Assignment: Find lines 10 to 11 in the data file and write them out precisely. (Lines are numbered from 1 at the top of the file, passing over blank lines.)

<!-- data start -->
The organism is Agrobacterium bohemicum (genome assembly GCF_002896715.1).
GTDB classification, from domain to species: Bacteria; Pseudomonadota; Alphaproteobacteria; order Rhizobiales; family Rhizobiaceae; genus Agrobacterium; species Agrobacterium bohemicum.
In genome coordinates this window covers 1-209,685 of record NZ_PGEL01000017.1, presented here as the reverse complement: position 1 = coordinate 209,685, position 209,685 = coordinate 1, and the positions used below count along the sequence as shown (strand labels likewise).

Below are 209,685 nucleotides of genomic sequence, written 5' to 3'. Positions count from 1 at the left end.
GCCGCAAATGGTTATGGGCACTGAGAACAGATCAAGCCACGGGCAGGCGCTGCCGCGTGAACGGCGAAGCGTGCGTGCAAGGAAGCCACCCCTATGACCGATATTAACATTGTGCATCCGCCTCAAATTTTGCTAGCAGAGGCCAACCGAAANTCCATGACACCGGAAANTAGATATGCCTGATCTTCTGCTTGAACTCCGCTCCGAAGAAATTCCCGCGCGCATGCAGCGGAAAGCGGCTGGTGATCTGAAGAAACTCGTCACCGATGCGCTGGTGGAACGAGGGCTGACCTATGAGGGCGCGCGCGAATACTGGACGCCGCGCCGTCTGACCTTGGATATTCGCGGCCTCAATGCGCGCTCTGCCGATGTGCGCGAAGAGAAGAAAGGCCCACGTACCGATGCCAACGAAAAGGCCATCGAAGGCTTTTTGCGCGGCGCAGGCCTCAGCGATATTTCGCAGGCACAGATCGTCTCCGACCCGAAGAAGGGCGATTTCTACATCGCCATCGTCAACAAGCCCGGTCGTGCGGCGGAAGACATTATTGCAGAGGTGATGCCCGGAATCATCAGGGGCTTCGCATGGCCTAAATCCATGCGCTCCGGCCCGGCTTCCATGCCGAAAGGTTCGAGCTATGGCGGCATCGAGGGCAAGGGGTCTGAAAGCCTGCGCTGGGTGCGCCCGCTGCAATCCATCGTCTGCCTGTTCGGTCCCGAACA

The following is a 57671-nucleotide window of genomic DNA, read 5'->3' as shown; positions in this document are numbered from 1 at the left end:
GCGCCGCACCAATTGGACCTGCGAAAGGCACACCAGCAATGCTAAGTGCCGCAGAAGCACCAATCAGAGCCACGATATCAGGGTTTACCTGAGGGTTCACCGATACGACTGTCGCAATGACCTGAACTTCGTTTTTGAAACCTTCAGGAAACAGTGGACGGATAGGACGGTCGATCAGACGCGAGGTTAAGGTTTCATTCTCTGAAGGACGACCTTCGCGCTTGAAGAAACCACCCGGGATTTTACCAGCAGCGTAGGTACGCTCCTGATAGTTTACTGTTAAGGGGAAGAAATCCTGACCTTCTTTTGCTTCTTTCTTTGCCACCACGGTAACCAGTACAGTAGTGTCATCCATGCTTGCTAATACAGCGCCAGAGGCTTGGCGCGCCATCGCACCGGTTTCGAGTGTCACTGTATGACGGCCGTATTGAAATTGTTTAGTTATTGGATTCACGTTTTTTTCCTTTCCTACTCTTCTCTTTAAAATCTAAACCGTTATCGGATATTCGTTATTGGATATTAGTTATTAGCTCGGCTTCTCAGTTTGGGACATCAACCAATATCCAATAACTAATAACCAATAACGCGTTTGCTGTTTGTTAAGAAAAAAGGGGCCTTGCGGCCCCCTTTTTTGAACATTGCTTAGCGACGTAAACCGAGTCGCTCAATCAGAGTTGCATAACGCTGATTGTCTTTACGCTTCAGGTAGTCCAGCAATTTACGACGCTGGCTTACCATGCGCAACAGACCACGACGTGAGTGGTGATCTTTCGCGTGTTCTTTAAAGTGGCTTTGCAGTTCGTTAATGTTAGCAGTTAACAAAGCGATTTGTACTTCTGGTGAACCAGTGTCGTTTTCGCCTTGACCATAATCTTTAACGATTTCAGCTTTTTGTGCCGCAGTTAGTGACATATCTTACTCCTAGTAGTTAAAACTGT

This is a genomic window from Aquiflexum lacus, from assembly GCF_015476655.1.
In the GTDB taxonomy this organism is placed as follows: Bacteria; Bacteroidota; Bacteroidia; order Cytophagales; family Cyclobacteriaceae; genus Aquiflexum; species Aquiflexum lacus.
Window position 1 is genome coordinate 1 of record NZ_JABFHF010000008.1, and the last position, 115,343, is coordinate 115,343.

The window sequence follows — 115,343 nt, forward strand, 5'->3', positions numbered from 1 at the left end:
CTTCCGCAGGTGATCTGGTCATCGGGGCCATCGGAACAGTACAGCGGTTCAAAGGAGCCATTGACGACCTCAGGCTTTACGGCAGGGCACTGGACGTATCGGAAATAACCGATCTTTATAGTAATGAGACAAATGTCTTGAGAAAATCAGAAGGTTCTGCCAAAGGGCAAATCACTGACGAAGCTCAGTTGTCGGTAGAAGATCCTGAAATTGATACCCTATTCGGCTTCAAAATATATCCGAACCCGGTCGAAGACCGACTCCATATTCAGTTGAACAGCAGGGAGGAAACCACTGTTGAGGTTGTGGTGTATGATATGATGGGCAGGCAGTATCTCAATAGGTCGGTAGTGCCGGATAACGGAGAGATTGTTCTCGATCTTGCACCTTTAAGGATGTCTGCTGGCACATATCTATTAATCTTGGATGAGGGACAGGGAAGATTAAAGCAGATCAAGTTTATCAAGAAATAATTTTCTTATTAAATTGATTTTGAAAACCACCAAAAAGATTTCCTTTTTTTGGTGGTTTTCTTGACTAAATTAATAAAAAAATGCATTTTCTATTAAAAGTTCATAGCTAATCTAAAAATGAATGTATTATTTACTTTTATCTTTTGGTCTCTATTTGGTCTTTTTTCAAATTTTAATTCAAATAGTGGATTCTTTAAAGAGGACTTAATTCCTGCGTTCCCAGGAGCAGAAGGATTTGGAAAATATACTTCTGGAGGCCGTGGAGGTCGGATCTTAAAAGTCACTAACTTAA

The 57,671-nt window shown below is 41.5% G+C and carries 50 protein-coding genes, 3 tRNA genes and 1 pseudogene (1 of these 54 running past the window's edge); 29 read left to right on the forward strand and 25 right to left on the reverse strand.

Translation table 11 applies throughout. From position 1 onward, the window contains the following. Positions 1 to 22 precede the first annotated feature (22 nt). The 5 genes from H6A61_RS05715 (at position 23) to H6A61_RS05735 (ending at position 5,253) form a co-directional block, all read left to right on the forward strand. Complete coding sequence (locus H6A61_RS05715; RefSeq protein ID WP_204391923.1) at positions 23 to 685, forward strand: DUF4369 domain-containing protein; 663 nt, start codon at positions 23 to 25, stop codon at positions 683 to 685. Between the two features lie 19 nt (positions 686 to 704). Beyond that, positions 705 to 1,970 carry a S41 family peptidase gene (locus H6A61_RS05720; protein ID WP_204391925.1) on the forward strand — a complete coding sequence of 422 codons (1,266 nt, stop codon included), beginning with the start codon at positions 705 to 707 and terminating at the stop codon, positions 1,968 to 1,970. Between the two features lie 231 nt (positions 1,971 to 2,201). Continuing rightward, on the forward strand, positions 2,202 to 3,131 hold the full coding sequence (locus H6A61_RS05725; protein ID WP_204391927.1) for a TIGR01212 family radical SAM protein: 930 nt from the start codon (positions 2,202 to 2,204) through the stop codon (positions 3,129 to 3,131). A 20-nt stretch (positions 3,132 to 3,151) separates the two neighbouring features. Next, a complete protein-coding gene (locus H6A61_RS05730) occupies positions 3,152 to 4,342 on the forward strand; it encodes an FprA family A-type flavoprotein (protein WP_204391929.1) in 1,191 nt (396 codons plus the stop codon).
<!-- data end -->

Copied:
Window position 1 is genome coordinate 1 of record NZ_JABFHF010000008.1, and the last position, 115,343, is coordinate 115,343.

The window sequence follows — 115,343 nt, forward strand, 5'->3', positions numbered from 1 at the left end: